written by Dr. Larry Wiedman, PhD; Director of Environmental Science Program, University of Saint Francis
[Editor’s note: While it may be difficult to imagine today’s snow-covered Midwest was once a shallow sea, explorers of last Saturday’s Creek Stomp – Winter Edition at Hathaway Preserve at Ross Run had the opportunity to see firsthand what ancient wonders this place holds. If you missed the event or if you did indeed stomp with us, enjoy this article from our Quarterly archive on fossils. And keep your eyes peeled for our annual summer Creek Stomp in August – TBD!]
The Midwest was once a shallow saltwater sea. Then clay was carried here by rivers from eroding mountains that were once in Pennsylvania. Clues to this previous time are buried in our land. When ACRES preserves land, these clues are preserved as well.
Frequently, paleontologists use modern examples to determine how ancient organisms lived. These are good starting points to understand how life was the same or different long, long ago.
Many of the critters that lived in the shallow sea of ancient Indiana have modern counterparts. Bivalve mollusks (like clams), gastropods (snails), crinoids (the upside down sea stars on a stick), and the most common shells (brachiopods) are all found in fair abundance.
Brachiopods look a lot like clams, but fossil experts and biologists classify them into different phyla (the next largest division below being in different kingdoms). Brachiopod shells have a different body alignment than bivalves. Imagine a little human inside the shells. In brachiopods, the little guy would be standing on the bottom shell and have his hand attached to the top shell. To open his shell he would push up with his “arms and legs” like doing deep knee bends. When at rest brachiopod shells are closed. They must exert energy to open up to eat and “breathe” via gill-like structures.
Bivalves have a different orientation. The “little person” in the shell would be lying on his side and when opening would spread its arms and legs apart. Bivalves live with their shells open at rest and must exert energy to close it and keep it closed.
This is why so many brachiopods are found complete and clams are found as only one shell present. When they die, brachiopods stay together in their natural, at-rest and sealed position. Clams split apart. In clams, the two valves or shells are mirror images of each other and have bilateral symmetry between the shells. In brachiopods the shells are bilaterally symmetrical through the shells. To make equals you would need to cut through the shells so that you would have half of each shell as part.
For local fossil collectors trilobites are often the grand prize goal. Trilobites scavenged the sea floor during times before the dinosaurs. They are easy to identify by the three lobes or ridges that run from the head to tail along their backs. Since juveniles can also be preserved as fossils, specimens range from BB shot to about walnut size. Some, larger than a foot long, have been found near Dayton, Ohio.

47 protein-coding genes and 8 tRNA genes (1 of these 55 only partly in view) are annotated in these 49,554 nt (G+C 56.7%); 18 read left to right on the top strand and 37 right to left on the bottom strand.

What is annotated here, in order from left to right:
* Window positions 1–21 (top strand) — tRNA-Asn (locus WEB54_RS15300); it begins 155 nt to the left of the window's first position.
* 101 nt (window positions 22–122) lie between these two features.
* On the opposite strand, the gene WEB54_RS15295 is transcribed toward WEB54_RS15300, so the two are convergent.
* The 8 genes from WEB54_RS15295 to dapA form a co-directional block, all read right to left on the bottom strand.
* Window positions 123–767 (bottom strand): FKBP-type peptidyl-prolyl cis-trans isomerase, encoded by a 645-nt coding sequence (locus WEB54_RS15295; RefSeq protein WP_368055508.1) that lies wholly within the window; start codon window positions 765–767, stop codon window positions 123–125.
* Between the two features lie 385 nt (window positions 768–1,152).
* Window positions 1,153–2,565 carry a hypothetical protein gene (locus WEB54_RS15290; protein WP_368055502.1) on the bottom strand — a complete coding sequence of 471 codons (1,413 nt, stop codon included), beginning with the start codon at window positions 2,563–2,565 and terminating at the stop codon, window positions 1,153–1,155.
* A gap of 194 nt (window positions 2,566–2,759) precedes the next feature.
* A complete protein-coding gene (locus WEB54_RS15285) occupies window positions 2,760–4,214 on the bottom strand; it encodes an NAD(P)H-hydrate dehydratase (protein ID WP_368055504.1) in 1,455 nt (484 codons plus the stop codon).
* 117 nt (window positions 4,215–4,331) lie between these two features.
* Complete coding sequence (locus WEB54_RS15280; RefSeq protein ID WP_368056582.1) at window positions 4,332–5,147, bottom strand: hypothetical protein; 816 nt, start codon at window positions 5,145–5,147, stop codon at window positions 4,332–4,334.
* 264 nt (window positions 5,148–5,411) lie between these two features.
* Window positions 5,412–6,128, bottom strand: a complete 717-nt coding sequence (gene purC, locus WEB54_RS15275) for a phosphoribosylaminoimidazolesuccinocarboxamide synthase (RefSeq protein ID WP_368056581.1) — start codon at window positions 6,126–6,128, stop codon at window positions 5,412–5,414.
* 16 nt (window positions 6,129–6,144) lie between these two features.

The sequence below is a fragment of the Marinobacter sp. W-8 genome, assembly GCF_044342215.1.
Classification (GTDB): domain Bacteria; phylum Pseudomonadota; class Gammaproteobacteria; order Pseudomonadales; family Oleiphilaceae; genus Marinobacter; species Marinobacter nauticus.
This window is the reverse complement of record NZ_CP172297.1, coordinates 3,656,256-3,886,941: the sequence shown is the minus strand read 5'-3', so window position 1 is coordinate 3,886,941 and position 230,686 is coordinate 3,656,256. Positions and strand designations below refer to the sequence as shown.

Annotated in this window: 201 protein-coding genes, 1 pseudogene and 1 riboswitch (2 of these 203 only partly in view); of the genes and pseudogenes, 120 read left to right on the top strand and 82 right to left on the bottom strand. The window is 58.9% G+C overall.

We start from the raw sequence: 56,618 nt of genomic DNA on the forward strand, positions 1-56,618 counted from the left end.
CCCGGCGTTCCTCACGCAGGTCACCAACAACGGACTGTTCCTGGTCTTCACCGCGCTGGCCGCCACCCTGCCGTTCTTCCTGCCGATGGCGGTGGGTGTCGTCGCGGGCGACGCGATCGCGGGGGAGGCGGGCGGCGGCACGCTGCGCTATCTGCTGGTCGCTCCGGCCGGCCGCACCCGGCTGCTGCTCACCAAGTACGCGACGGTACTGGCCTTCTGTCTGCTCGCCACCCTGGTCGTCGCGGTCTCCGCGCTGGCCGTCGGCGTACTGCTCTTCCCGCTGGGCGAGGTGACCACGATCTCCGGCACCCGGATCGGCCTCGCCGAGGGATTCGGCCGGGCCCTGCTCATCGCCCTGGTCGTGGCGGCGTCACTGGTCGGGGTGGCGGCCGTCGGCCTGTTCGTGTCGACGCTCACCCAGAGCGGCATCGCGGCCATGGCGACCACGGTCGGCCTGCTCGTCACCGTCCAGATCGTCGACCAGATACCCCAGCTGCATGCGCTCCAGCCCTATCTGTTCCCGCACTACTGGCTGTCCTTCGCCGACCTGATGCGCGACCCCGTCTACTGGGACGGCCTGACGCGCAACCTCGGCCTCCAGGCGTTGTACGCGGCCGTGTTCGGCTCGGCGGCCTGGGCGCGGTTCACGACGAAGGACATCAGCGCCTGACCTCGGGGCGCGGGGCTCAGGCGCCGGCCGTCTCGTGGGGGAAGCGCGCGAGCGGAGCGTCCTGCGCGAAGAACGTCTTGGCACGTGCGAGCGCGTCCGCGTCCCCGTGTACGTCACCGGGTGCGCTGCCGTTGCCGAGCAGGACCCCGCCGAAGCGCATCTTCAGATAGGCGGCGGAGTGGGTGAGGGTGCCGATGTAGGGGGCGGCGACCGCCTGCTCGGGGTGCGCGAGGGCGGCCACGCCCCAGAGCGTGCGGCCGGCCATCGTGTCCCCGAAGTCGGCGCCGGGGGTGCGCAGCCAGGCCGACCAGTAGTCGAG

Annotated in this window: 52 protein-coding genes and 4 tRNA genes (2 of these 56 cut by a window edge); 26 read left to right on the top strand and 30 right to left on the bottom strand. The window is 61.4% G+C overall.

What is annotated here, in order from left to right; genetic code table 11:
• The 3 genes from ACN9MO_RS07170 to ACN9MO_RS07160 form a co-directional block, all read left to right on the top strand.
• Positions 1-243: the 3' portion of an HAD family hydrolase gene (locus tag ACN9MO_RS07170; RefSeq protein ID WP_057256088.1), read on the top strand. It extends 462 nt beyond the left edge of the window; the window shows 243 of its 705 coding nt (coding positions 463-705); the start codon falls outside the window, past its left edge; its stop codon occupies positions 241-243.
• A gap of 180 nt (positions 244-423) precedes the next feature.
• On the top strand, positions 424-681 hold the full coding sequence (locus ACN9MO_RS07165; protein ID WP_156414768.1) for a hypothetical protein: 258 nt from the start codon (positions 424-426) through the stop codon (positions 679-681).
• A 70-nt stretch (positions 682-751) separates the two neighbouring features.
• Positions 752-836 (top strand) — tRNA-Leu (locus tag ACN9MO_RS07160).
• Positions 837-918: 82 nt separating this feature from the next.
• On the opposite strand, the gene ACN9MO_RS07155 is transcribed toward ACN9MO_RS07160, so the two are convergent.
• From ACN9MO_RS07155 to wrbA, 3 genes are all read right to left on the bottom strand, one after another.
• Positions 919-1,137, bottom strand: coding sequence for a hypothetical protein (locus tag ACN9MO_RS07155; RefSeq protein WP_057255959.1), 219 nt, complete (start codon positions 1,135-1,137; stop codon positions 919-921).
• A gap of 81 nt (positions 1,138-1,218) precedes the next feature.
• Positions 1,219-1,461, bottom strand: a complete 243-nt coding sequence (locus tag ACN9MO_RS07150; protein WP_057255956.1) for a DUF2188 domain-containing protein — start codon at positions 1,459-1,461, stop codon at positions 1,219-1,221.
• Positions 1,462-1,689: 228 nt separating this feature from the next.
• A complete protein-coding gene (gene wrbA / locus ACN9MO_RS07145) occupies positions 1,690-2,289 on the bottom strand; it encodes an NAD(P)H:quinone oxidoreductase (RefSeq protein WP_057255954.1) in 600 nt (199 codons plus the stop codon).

Trilobites are arthropods like crawdads, lobsters, crabs, shrimp and even insects. They have jointed appendages, often bodies in three distinct parts (head, thorax, and abdomen), and most have hard exoskeletons. Trilobites from Devonian deposits near Fort Wayne and western Ohio have complex eyes, similar to the multi-lensed compound eyes of house flies. These eyes allowed the trilobites to see in over a 270-degree direction as they walked along the sea floor.
Arthropods molt or shed their outer covering and abandon it for a new, larger one. This allows for a unique opportunity for trilobites and their relatives to make more than one body fossil before they die. Most body fossils are death assemblages, meaning that the organism died and then the mostly hard parts were preserved.
The easiest way to identify a molt form, is how the trilobites severed the chitinous sheaf (fingernail like material) along a seam which went across the neck and along the sides of the face. Like cicadas that cling to trees in the summer as they molt, trilobites then crawled out of their “skin” and waited for their new exoskeleton to harden into a protective body shield. Until it did, like soft-shelled crabs, they were vulnerable to predation.
The exact role that trilobites played in the ecology of the shallow seas that covered much of the Midwest throughout the Paleozoic Era is still being refined. Some were most likely bottom crawlers and were predators to smaller organisms or scavengers. Some may have ingested sediment and sifted through it for needed nutrients. Some might have been grazers on algae and sponges. Others probably swam.
The last trilobites roamed up until the great Permian extinction interval that led to the beginning of dominance by the dinosaurs. Most likely they could not compete as other organisms began to specialize in the tasks that kept trilobites around for so long—nearly 300 million years.
You can dig* into history with your own hands, exploring the fossil record on many ACRES preserves. As you do so, take a moment to appreciate the land and the history it holds
*Figuratively speaking. Digging is not allowed in the preserves; visitors must take nothing, leave nothing, but by all means to enjoy what you discover.